Pull out the bug spray: West Nile virus is beginning its summertime assault.
Infected mosquitoes are known to be buzzing in 16 states so far, and five people nationwide are already battling the illness most severe form. Scientists fear the rubble-strewn Gulf Coast in particular is ripe for a bad outbreak.
In northwest Ohio and southeast Michigan, mosquito control officials fear recent heavy rains will likely mean a bumper crop of mosquitoes.
How bad West Nile will be this year will be depends on the weather. Anywhere that s especially hot and dry should watch out.
It also depends on birds robins and house sparrows, to be exact. Forget the dying crows that became notorious in West Nile s early days. How mosquitoes feed on these smaller backyard birds seems more important in determining how much virus circulates in communities especially in July and August, the disease s worst months.
West Nile has infected a surprising 1.2 million to 1.3 million people in the United States in just the seven years since it first struck the nation, estimates Dr. Lyle Petersen of the Centers for Disease Control and Prevention, the country s leading West Nile specialist.
Most people didn t know it: About one in five people develop symptoms, and fewer get the life-threatening disease. Still, West Nile has killed almost 800 people in the U.S. in that brief period, and caused severe neurologic illness, meningitis or encephalitis, in more than 8,300.
In 2002, Ohio and Michigan respectively had the second and third-highest number of West Nile virus cases in the country. The virus infected 441 Ohioans, killing 31. In Michigan, there were 614 cases and 51 deaths. Last year, there were 58 cases of West Nile virus in Ohio but no fatalities. Lucas County had four cases. Michigan had 62 cases and four deaths.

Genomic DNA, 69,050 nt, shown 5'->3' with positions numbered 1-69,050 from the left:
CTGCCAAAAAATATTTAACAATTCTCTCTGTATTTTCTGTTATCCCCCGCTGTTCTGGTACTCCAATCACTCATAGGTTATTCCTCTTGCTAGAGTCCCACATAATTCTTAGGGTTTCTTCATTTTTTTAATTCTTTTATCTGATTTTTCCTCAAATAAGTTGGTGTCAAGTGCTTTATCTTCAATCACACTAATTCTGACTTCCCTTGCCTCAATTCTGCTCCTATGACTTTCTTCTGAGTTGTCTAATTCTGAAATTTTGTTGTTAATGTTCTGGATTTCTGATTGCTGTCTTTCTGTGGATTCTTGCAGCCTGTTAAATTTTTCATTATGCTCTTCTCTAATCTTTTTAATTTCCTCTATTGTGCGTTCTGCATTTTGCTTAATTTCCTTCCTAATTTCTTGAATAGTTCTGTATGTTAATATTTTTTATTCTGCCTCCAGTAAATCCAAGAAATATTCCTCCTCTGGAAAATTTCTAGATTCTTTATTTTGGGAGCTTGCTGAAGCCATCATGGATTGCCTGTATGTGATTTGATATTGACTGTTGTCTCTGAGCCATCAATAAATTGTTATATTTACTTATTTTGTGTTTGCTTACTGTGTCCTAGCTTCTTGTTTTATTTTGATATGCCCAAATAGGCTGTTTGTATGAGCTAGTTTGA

Some who become infected with the virus are left with polio-like paralysis.
Even the less severe West Nile fever is really quite a horrible kind of illness, says Dr. Petersen. He caught the disease himself in 2003 spending a week in bed and a month afterward battling bone-deep fatigue and he worries that people don t take the threat seriously enough.
I guarantee it ll ruin your summer.
Scientists can t predict where the virus will strike each year, but recent research shows:
Since it emerged in New York City in 1999, West Nile virus has spread from coast to coast. Only Maine and Washington have diagnosed no ill people yet, despite finding the virus in mosquitoes and other animals in summers past.
Already this year, doctors are reporting the neurologic form of West Nile in five people in California, Colorado, Mississippi and Texas. All donated blood is tested for West Nile, to prevent transfusions from symptom-free but infected people, and the CDC hopes those tests will also act as an early warning signal of impending outbreaks - in addition to mosquito testing that has uncovered infection in 16 states and counting.
Older people and organ transplant recipients are most at risk of life-threatening disease, while, mysteriously, the polio-like muscle weakness tends to strike people in their 30s, 40s and 50s.
But the sad truth is that West Nile can strike anyone, and there's no vaccine yet. Hence the CDC wants people to use mosquito repellents as routinely as they do seat belts, so they'll be covered wherever and whenever the virus pops up. The best advice:
Blade staff writer Luke Shockman contributed to this story.
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